Sony Digital Cinema already has struck a deal with leading exhibs AMC and Regal to roll out some 4,500 and 5,000 4K-capable screens, respectively, using that technology, within the next four years. Approximately one-third of those have been installed to date, according to Sony reps.
Andrew Stucker, senior national account manager for Sony Digital, describes the success of 3D as the catalyst for a heightened 4K d-cinema rollout industrywide, saying, “Its impact on 4K has been tremendous.”
Sony isn’t the only company betting on 4K projection; Christie Digital and Barco have made significant headway with the format. To date, Christie has supported industry screenings in 4K, with worldwide availability starting in March, while Barco recently announced it will launch its first 4K projector sometime next year.
Stucker says Sony took three years to fully develop its 4K systems and is now approaching 5,000 4K screens worldwide, with the majority in the U.S.
“Our dedication was always to 4K,” Stucker noted. “That dedication was prompted by the idea that we wanted moviegoers to be able to see the difference from home entertainment.”
Future-proofing with 4K content
But if the idea is simply to be better than homevideo, 4K’s days in theaters are already numbered. Prototype 4K flatscreen TVs were on the floor earlier this year at the Consumer Electronics Show. 4K TVs have the potential to deliver images with clarity and brightness far beyond anything today’s d-cinema projectors can provide. Arguably, producing content at 4K today only future-proofs it for the homevideo formats of a decade from now.
What’s more, even today’s flatscreens have refresh rates that dwarf the 24 fps standard for movies, so TV is answering Cameron’s cries for smoother motion (in both 2D and 3D), while cinemas are not.
Stucker said: “Movie makers are starting to understand that their art form can be seen in 4K, and studios have a reason to start distributing in 4K.” Nevertheless, 4K content remains scarce.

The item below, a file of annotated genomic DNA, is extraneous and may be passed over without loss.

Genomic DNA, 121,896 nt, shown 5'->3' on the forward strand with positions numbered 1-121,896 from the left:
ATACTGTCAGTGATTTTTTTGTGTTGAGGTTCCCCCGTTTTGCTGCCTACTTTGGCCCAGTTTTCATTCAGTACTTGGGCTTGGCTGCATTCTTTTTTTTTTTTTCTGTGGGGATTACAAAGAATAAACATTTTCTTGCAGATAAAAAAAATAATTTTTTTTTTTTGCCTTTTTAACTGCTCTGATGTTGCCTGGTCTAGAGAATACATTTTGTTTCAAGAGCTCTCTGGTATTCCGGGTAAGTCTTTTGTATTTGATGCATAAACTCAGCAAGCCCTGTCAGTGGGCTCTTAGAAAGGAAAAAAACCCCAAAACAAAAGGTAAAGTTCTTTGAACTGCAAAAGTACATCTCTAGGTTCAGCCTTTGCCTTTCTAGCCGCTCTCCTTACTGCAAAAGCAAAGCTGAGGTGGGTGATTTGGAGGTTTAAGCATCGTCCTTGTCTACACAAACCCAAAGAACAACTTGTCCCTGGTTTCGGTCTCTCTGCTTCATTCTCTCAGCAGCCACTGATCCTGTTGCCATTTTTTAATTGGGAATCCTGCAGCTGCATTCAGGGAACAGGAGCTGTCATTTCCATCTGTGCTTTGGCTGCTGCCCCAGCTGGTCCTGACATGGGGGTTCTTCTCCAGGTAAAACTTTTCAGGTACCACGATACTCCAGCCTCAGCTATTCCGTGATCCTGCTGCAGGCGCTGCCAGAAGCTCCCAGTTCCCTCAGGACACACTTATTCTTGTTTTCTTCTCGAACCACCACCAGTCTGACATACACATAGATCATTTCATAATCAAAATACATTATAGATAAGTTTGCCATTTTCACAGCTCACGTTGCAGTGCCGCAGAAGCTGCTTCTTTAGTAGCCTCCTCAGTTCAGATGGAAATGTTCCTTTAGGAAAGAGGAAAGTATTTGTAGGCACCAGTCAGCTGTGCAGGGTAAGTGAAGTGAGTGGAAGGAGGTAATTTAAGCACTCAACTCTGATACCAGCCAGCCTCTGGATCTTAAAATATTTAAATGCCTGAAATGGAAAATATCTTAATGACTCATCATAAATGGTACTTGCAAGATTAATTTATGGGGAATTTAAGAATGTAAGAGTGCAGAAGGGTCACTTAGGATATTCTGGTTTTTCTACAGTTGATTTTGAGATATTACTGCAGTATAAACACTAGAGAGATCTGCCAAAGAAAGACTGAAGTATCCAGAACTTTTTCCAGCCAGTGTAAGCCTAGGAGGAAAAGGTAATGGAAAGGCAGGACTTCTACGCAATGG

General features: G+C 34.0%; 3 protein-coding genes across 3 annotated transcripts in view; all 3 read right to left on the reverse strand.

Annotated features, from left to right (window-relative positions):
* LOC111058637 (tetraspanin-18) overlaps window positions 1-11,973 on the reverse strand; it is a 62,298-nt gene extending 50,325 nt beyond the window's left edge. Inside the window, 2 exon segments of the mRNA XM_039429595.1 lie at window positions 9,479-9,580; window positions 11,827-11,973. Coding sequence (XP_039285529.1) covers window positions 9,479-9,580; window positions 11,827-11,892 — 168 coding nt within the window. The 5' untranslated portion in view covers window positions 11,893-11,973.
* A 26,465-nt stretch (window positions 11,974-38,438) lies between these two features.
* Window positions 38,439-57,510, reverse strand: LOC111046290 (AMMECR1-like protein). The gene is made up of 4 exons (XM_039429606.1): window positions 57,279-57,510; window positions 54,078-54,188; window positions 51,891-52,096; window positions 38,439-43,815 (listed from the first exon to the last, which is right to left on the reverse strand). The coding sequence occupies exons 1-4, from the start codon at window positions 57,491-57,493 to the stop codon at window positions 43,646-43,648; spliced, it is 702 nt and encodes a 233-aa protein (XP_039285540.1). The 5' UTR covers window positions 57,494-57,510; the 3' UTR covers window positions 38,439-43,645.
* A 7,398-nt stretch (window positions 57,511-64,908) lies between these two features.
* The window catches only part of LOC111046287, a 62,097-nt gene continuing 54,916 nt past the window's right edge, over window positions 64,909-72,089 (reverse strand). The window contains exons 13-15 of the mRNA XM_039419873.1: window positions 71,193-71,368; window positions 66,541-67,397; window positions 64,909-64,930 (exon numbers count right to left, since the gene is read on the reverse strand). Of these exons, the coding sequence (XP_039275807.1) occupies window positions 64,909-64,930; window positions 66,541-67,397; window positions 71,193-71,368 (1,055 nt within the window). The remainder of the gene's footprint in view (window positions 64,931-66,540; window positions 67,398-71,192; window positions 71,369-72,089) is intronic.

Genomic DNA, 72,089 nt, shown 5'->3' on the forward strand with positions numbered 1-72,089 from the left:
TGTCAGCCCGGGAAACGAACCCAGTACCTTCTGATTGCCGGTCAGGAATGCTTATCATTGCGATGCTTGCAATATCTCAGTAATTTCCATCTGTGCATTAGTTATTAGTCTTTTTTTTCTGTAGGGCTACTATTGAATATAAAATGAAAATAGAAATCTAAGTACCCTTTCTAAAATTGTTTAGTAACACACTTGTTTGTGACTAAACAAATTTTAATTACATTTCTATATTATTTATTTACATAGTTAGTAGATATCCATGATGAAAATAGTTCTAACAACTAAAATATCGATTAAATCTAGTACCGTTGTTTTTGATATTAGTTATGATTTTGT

Rendering 4K computer graphics, i.e., visual effects and animation, is significantly more expensive and time consuming — no small consideration at a time when budgets and schedules are strained.
As a result, while some movies have been mastered at 4K, and there are at least 3,000 4K-capable screens in the U.S. alone, the number of 4K releases to date remains minimal. Only a handful of pics have been rendered as a 4K package, including some 2010 titles like “Burlesque,” “Eat Pray Love,” “Inception” and “The Karate Kid.”
“It’s gaining ground, but right now the biggest negative is that there’s not a lot of content for it,” says Claypool. “Over time, I think we’ll see more and more.”
Stucker, who says he thinks auds can tell the difference between formats, describes the lack of 4K education, both on the consumer and filmmaker sides, as the format’s biggest hurdle. Moviegoers educated about 4K, Stucker argued, will “understand that 4K does make a difference.”
Claypool agrees. “As we go along, I think audiences will become more sophisticated,” he said.
Among studios, Sony and Warner Bros. have been strong proponents of 4K. (See “Revived Classics,” above) As proof of Warners’ 4K commitment, the studio announced earlier this year that it would provide financial backing for domestic exhibitors deploying Sony’s 4K digital projectors. Sony Digital also inked similar deals with the other majors.
Stucker admits studio support is key to furthering the format.
“The exciting thing now is that 4K is being recognized by every component of the industry,” he added. “Now the studios have a reason to start distributing in 4K, and the decision point really is at the moment of distribution.”
Still, with no revenue stream in the offing from 4K, it remains a format without a compelling selling point — if money is the main consideration.
As one systems provider put it: “Everyone’s making good money off of 3D just as it is now.”